Pure Krill: The Eco-Conscious Choice for Dogs & Cats

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When it comes to what you’re putting in your whisker-toter’s bowl, you want to make the best choices. That includes asking the tough questions- how something is sourced, from where, and what sustainability efforts are in place, if any. 

As you consider an ingredient like krill, it should be no different. You should make the best, more informed decisions you can for yourself and your pet.

There are a lot of factors to consider, so it’s best to start at the beginning.

On The Agenda

What is Krill?

Krill are small opaque crustaceans, the largest of the 85 species being roughly the size of your pinkie finger.  

These shrimp-like creatures play a crucial role in the marine ecosystem and food chain as a staple in many species’ diets. They aggregate in dense swarms and spend much of their life hiding in the cold depths of the sea to avoid predators.

Krill only come up at night to feed on phytoplankton (you may have noticed swarms of glowing luminescence in the ocean), and it’s this diet that makes them rich in a potent antioxidant called astaxanthin.

Why Is Krill So Popular & What Are The Benefits Exactly?

Well, that incredible antioxidant just mentioned is quite a big deal. It’s an antioxidant with radical scavenging abilities hundreds of times more powerful than vitamin C, vitamin E, or beta-carotene. Because free-radical damage contributes to the aging process, providing powerful antioxidants can support your pack’s health and vitality. 

Besides that, krill is brimming with Omega 3s (EPA & DHA), phospholipids, and choline.

Omega-3 Fatty Acids (EPA & DHA) promote a healthy inflammatory response in everything from the heart to the immune system. They’re also a must since carnivores can’t produce them on their own.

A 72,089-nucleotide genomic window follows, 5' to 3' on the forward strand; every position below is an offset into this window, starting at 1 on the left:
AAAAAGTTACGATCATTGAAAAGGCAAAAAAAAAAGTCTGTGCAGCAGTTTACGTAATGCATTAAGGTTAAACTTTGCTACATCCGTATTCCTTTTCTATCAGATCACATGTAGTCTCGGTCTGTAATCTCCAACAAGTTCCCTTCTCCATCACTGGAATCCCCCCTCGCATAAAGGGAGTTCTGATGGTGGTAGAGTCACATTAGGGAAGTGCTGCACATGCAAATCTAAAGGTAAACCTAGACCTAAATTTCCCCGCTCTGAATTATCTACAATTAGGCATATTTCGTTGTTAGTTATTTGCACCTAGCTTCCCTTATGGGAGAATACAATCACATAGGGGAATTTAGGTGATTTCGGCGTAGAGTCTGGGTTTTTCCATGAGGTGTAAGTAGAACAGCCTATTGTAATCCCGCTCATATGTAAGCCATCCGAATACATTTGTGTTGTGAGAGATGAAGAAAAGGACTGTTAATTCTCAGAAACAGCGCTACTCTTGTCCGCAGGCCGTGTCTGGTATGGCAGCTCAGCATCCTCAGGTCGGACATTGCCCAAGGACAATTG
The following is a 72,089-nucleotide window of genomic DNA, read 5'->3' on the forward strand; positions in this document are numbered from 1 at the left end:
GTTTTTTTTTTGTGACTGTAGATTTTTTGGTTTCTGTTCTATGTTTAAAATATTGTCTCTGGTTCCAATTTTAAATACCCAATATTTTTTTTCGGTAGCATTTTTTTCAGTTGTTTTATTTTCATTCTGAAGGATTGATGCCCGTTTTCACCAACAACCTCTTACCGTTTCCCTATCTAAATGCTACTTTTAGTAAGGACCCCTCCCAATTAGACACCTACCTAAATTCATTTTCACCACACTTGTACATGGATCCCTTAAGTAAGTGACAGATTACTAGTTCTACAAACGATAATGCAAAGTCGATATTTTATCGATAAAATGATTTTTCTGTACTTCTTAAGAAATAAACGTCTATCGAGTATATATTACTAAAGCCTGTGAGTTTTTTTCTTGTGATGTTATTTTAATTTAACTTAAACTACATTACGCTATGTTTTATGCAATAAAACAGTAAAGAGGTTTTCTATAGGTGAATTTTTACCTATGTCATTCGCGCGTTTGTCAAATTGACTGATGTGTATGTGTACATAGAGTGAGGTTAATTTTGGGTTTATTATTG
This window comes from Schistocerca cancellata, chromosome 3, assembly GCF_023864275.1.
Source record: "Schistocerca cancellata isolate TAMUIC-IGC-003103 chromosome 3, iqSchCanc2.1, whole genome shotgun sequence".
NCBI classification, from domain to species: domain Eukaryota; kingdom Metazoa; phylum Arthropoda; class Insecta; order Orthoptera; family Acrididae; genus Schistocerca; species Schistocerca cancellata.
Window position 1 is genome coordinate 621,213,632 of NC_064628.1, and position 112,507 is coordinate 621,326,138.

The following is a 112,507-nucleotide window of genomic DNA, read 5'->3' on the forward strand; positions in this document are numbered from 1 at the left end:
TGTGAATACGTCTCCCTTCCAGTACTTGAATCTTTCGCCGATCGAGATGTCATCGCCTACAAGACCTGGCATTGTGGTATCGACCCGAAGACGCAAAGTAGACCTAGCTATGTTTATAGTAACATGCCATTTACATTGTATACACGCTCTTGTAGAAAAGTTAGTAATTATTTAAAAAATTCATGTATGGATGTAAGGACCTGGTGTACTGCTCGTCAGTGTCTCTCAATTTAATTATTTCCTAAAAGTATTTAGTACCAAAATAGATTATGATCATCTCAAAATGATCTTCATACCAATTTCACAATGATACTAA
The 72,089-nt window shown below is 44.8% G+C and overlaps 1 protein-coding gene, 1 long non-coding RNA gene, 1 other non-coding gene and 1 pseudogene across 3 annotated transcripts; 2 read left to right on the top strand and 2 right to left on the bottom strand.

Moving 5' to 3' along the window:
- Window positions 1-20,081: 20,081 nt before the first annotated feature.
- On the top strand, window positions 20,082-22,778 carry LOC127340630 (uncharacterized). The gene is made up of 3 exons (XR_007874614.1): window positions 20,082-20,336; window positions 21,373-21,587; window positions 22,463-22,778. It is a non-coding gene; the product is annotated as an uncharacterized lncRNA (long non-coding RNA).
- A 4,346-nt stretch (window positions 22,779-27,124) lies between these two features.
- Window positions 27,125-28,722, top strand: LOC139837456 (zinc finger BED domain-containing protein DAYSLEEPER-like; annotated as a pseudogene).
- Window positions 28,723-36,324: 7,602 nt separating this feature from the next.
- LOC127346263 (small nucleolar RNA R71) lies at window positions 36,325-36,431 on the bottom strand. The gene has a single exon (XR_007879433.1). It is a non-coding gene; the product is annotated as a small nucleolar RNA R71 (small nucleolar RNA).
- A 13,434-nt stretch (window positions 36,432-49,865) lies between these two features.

The ideal ratio of omega-6 to omega-3 is 5:1 (or even better, 1:1), but the average kibble-fed dog receives a ratio closer to 20:1 (omega-6:omega-3). High levels of omega 6 (without enough omega 3) can lead to uncontrolled inflammation. Inflammation increases the probability of diseases — ranging from arthritis to diabetes, irritable bowel disease, and even cancer.

Phospholipids are a more efficient delivery method for Omegas than, say, salmon oil because it takes that essential omega-3 to where your four-legger will benefit from them the most. 

Choline is an essential nutrient. Several studies show encouraging results for dogs suffering from brain, heart, and liver issues when supplementing choline, so adding it can foster health.

These benefits don’t just apply to our whisker-toting population. Much of the research done on krill is a result of the burgeoning human supplement industry. 

In 2019 alone, a leading krill-harvesting company sold 1.58 billion doses of krill oil worldwide.

Where Does It Come From?

Krill is found in all of the world’s oceans and makes up one of the largest biomasses. Antarctic Krill (Euphausia Superba) is one of the most abundant krill species in the Southern Ocean. Their estimated numbers are anywhere between 125 million tons and 6 billion tons in the waters around Antarctica.

How Is It Produced?

The most well-known form of krill for the human and pet industry alike is krill oil. Krill oil is generally extracted with proprietary technology. Still, reputable suppliers will include low-temperature procedures using ethanol and water to remove unneeded materials like salt while keeping all of the benefits krill offers, including Omega-3, phospholipids, choline, and astaxanthin.

Because krill is such a clean source, to begin with, the process avoids molecular distillation and the addition of chemicals to extract marine oils- procedures that other oil producers rely on.

One largely overlooked byproduct is produced by this process, though, and that’s the krill bodies that remain once the oil is extracted.

Why Is There So Much Talk About Sustainable Sourcing?

The health of the Southern Ocean ecosystems depends heavily on healthy krill populations. While still exceptionally abundant, according to the U.S. National Oceanic and Atmospheric Administration, Antarctic krill populations have dropped an estimated 80 percent since the 1970s. Scientists have not determined the exact reason, but the loss of sea ice is thought to be a major factor.

Scientists are also concerned about what the combination of fishing and climate change (including ocean acidification) means for Antarctic krill and, in turn, for the entire Antarctic marine ecosystem.

The increase in fishing is largely due to the increase in demand for krill oil.

Why Offer Krill Then?

There are the undeniable benefits of krill for dogs and cats, of course. 

 
  • Krill offers active, ready-to-use forms of Omega-3 EPA & DHA that carnivores can actually use, unlike plant-based Omega-3 sources like hemp seed oil. These oils only contain ALA, an inactive form of Omega-3 that carnivores struggle to convert– only 5-15% is successfully converted in dogs, for instance. 
 
  • Plus, it is rich in an incredibly potent antioxidant.